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Why the side-hustle is key to Nigeria's economy

Nkem Ifejika meets with Nigerian entrepreneurs who show how the nation's economy is finding lubricants other than oil.

Via Seth Dixon
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Rowena Spence Cortina's curator insight, March 10, 2015 10:37 AM
Seth Dixon's insight:

The shadow economy, the black market or the side-hustle; these are all names for the informal sector of the economy.  In many countries such as Nigeria, this is a way of making money outside their normal jobs to boost their income and try to rise above just getting by.  "It was my grandmother who taught my mum that if you were lucky enough to have a salaried job, that was just pocket money. The real money came from your five to nine."  If working 9-to-5 represents the formal economy, this BBC podcast (and accompanying article) are all about the 5-to-9 economy

Courtney Barrowman's curator insight, March 14, 2015 9:11 AM

unit 6

BrianCaldwell7's curator insight, April 5, 8:12 AM

The shadow economy, the black market or the side-hustle; these are all names for the informal sector of the economy.  In many countries such as Nigeria, this is a way of making money outside their normal jobs to boost their income and try to rise above just getting by.  "It was my grandmother who taught my mum that if you were lucky enough to have a salaried job, that was just pocket money. The real money came from your five to nine."  If working 9-to-5 represents the formal economy, this BBC podcast (and accompanying article) are all about the 5-to-9 economy.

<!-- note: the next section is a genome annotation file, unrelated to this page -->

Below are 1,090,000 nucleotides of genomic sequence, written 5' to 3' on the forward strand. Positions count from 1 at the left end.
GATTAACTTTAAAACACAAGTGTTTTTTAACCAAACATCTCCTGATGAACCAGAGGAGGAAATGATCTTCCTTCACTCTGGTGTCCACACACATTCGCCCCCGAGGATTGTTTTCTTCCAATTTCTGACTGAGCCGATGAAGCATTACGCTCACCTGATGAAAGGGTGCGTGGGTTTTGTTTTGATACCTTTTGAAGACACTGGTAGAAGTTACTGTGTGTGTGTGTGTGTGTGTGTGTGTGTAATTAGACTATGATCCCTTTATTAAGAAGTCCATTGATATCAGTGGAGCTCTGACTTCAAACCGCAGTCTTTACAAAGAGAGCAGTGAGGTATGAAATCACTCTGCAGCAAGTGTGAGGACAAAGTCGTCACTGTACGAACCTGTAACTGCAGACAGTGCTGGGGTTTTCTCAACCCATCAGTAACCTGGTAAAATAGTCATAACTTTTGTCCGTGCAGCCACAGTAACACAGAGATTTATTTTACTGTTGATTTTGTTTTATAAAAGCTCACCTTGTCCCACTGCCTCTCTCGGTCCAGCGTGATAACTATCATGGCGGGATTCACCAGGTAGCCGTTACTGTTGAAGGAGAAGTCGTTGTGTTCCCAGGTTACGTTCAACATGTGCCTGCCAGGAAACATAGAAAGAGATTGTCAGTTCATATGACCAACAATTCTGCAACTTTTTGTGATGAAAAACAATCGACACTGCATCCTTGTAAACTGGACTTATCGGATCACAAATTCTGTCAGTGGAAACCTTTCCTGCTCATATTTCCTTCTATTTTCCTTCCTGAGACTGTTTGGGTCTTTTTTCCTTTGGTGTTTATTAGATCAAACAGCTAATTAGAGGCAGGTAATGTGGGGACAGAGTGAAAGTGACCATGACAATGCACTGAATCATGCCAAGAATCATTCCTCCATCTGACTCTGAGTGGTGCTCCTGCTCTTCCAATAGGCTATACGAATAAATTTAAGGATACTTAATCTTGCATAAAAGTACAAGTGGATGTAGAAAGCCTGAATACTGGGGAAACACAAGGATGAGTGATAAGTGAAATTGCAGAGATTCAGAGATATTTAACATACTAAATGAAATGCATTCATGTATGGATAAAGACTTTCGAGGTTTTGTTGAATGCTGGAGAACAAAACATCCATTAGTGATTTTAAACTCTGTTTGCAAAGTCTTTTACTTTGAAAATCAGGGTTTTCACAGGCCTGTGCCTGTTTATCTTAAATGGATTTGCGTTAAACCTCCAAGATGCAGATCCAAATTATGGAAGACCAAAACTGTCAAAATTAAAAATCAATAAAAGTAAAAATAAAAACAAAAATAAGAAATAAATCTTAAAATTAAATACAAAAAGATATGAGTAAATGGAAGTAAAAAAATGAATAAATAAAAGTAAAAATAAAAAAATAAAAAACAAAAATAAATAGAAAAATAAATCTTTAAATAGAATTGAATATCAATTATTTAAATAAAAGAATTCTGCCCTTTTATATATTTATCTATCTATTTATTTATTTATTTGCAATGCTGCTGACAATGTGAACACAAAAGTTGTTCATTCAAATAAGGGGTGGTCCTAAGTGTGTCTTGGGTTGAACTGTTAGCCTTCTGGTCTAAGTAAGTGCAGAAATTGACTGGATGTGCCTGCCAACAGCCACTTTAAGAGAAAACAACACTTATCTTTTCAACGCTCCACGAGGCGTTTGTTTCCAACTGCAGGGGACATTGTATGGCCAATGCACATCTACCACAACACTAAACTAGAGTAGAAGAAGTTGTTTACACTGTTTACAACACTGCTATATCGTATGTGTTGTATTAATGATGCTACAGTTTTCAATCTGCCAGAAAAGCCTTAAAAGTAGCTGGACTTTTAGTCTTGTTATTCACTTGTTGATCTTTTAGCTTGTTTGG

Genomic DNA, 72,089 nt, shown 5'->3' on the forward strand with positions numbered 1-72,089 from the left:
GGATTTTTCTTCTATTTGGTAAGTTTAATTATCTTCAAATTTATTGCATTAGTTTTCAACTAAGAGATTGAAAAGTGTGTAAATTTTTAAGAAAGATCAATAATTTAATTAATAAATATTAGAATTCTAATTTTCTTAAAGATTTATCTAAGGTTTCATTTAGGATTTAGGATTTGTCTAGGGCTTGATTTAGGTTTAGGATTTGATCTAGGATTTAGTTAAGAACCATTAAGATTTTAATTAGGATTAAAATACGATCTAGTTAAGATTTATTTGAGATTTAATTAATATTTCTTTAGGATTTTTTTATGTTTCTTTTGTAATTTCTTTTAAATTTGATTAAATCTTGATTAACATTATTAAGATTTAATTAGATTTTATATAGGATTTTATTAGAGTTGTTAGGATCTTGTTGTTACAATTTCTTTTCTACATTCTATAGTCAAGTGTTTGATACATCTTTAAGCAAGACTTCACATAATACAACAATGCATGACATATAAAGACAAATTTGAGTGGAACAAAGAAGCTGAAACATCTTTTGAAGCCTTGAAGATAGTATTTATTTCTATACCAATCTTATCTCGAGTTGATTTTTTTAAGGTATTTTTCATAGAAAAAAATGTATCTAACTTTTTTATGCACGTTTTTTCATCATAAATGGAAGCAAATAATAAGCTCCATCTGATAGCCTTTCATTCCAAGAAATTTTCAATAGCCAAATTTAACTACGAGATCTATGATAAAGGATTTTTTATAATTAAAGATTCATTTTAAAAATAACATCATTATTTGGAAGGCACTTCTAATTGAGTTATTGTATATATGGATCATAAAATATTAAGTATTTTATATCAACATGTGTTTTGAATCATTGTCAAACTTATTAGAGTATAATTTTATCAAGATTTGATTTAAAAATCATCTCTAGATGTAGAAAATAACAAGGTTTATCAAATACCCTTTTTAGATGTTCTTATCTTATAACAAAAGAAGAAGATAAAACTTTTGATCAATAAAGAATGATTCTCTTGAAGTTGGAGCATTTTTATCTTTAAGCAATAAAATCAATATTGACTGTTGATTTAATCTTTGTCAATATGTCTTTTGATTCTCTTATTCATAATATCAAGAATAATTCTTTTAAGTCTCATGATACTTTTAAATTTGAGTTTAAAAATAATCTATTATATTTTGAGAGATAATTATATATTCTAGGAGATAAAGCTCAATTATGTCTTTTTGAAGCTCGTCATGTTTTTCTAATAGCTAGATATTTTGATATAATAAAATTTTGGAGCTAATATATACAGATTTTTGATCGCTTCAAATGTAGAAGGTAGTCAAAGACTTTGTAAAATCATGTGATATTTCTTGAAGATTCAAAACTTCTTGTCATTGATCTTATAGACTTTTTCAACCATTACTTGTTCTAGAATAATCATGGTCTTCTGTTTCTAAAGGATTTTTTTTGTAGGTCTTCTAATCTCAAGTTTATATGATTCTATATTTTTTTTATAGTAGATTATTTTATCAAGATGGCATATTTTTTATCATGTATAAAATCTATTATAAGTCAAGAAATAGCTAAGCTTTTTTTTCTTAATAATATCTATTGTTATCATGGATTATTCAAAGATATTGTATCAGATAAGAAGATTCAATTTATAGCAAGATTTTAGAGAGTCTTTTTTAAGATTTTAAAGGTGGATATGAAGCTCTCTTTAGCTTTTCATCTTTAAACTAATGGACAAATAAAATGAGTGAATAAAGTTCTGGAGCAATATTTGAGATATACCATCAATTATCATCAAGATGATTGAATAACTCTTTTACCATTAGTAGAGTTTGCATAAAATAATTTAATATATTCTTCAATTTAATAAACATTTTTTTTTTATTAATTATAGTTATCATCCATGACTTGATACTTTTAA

Tags: economic, labor, Nigeria, podcast, 

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Nigerian Pathways - Towards Stability, Security, and Democratic Development - AllAfrica.com

Nigerian Pathways - Towards Stability, Security, and Democratic Development - AllAfrica.com | NGOs in Human Rights, Peace and Development | Scoop.it
Nigerian Pathways - Towards Stability, Security, and Democratic Development
AllAfrica.com
3 See John N. Paden, Muslim Civic Cultures and Conflict Resolution: The Challenge of Democratic Federalism in Nigeria (Brookings, 2005).

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Why are the MINTcountries special?

Why are the MINTcountries special? | NGOs in Human Rights, Peace and Development | Scoop.it

"In 2001 the world began talking about the Bric countries - Brazil, Russia, India and China - as potential powerhouses of the world economy. The term was coined by economist Jim O'Neill, who has now identified the 'MINT' countries - Mexico, Indonesia, Nigeria and Turkey - as emerging economic giants. Here he explains why."


Tags: Mexico, Indonesia, Nigeria, Turkey, economic, development.


Via Seth Dixon
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Edelin Espino's curator insight, December 13, 2014 2:45 PM